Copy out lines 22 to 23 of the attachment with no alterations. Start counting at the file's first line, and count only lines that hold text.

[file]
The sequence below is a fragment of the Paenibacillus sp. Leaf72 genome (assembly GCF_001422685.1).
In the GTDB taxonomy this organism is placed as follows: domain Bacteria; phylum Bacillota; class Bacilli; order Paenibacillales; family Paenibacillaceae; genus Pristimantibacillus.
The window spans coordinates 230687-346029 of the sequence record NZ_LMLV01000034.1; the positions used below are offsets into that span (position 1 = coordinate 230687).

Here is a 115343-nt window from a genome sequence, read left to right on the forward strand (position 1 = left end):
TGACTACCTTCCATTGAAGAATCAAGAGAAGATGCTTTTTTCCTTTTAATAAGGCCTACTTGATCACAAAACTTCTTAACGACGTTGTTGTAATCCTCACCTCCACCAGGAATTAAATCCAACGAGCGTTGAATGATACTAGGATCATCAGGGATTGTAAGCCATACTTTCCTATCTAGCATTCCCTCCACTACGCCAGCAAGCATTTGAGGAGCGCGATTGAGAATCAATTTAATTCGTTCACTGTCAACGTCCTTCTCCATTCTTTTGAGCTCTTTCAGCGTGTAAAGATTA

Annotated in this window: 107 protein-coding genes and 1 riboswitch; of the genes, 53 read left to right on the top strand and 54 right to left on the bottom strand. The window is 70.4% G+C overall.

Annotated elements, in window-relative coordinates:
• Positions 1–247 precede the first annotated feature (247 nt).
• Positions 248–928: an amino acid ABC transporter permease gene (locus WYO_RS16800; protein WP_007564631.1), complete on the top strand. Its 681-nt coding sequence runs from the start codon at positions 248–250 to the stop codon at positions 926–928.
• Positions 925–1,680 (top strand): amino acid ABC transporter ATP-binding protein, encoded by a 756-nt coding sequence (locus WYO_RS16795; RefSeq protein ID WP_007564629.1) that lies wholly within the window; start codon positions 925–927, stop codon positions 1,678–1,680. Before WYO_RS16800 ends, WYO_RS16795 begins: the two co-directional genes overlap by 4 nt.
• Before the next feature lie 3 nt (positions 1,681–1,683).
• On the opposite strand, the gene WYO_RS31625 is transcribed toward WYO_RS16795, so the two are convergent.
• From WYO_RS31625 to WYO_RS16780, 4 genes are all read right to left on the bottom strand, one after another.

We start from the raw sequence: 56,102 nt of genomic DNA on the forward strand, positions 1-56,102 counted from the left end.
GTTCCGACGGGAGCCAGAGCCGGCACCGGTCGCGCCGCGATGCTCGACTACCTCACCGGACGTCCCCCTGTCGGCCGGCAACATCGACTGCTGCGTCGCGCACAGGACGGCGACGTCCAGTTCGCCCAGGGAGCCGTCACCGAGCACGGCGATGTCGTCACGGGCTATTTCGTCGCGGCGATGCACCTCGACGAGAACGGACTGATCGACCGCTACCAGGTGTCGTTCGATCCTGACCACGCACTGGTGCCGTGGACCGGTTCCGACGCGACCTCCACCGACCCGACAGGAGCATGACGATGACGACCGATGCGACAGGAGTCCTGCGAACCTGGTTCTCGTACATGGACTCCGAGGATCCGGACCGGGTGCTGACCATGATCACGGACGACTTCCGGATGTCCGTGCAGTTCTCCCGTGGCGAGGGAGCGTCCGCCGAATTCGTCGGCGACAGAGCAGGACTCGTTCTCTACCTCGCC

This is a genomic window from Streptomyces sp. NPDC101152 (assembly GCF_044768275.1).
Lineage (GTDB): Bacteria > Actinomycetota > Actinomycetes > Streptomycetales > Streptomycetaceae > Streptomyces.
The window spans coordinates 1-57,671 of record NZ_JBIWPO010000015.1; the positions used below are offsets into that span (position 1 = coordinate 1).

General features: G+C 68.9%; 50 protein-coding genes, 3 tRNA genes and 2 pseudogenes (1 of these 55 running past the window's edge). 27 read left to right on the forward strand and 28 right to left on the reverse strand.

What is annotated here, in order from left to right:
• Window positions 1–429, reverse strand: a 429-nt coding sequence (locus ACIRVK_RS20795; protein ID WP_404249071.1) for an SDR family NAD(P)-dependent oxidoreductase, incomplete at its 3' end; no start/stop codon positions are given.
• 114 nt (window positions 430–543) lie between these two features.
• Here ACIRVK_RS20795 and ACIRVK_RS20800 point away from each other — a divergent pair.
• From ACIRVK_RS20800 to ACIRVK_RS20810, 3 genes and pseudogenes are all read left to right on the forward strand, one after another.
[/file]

• 114 nt (window positions 430–543) lie between these two features.
• Here ACIRVK_RS20795 and ACIRVK_RS20800 point away from each other — a divergent pair.